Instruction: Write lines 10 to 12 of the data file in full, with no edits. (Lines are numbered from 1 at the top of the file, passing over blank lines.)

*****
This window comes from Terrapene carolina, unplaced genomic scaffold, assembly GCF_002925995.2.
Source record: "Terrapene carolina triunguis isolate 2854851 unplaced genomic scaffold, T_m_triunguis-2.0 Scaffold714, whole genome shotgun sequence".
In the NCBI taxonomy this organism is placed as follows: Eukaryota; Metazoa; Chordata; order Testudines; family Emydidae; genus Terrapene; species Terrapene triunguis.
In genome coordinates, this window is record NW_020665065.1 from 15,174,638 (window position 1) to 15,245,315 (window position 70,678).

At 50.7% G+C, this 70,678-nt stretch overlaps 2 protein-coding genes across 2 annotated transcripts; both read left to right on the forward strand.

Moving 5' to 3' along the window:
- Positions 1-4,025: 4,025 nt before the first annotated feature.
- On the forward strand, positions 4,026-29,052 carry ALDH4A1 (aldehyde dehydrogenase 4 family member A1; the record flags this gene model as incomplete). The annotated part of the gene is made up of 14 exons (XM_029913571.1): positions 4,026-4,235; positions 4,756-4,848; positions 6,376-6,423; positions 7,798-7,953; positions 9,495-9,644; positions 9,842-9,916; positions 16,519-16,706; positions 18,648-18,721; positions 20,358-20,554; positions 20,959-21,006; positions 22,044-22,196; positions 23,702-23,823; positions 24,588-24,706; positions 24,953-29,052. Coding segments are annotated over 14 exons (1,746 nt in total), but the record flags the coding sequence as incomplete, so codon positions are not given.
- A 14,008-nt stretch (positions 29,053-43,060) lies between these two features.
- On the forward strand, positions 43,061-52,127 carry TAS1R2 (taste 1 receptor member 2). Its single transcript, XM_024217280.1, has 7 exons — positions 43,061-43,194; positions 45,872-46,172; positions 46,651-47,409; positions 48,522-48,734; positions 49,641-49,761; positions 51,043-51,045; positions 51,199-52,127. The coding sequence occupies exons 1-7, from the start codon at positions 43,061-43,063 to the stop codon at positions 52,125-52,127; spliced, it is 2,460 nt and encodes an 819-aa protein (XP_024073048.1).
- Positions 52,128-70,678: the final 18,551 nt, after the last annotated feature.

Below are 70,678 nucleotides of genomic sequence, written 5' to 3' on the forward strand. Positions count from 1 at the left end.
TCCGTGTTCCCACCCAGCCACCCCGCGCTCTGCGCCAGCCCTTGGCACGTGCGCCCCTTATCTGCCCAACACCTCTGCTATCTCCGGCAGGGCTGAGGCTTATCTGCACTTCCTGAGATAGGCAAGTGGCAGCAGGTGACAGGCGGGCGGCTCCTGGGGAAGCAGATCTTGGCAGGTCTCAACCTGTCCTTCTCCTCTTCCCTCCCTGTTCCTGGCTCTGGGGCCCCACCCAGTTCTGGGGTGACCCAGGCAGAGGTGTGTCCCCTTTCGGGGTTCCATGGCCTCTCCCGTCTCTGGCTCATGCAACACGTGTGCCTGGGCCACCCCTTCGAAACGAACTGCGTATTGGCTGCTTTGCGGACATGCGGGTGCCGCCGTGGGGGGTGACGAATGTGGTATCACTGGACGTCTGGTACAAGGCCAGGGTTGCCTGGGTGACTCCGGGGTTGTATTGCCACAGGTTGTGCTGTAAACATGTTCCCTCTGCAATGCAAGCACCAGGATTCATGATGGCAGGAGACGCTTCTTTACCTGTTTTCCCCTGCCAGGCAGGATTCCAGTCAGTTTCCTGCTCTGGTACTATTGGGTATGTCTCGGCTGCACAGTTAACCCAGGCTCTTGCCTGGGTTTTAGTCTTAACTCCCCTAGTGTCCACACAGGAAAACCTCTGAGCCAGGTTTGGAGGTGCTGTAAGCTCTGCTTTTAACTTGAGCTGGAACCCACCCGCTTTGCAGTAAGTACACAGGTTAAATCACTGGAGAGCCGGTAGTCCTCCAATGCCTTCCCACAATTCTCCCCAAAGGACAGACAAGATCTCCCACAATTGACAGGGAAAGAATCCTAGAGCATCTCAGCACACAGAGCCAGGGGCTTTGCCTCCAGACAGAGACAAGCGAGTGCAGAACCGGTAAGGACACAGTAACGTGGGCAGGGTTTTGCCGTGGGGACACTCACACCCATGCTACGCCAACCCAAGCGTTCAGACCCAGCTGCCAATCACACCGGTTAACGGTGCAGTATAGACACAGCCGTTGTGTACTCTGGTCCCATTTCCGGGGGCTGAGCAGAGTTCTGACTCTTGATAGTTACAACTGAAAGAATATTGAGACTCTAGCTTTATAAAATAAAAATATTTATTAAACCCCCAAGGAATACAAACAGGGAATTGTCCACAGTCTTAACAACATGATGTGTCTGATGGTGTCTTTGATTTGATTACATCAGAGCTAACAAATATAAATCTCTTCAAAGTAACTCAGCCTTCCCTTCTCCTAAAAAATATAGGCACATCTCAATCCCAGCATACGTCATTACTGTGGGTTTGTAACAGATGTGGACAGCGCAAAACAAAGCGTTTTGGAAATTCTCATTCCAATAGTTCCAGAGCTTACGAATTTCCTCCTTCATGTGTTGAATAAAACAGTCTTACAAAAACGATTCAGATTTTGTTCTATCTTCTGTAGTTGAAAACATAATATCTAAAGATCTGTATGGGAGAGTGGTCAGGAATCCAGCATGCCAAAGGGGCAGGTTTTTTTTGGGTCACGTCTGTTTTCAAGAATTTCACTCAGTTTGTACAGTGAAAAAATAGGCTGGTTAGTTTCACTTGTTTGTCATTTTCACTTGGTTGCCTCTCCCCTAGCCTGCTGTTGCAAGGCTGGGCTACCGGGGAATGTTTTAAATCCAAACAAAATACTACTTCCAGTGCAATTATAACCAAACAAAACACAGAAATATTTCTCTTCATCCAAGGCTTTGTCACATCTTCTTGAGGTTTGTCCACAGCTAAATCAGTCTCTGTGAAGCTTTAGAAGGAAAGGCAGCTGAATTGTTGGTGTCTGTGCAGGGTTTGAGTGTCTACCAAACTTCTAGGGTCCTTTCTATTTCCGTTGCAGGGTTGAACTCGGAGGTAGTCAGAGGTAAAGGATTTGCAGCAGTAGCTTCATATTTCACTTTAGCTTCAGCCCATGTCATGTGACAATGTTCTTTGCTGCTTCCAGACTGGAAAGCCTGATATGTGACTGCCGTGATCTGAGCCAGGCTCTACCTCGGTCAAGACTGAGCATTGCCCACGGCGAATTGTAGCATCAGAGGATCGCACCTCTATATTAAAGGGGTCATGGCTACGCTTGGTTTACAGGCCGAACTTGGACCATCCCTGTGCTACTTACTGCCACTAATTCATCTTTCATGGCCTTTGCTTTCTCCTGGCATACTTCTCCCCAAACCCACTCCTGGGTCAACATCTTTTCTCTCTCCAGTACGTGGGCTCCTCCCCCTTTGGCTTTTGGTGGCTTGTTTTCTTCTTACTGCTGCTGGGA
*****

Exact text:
- On the forward strand, positions 43,061-52,127 carry TAS1R2 (taste 1 receptor member 2). Its single transcript, XM_024217280.1, has 7 exons — positions 43,061-43,194; positions 45,872-46,172; positions 46,651-47,409; positions 48,522-48,734; positions 49,641-49,761; positions 51,043-51,045; positions 51,199-52,127. The coding sequence occupies exons 1-7, from the start codon at positions 43,061-43,063 to the stop codon at positions 52,125-52,127; spliced, it is 2,460 nt and encodes an 819-aa protein (XP_024073048.1).
- Positions 52,128-70,678: the final 18,551 nt, after the last annotated feature.

Below are 70,678 nucleotides of genomic sequence, written 5' to 3' on the forward strand. Positions count from 1 at the left end.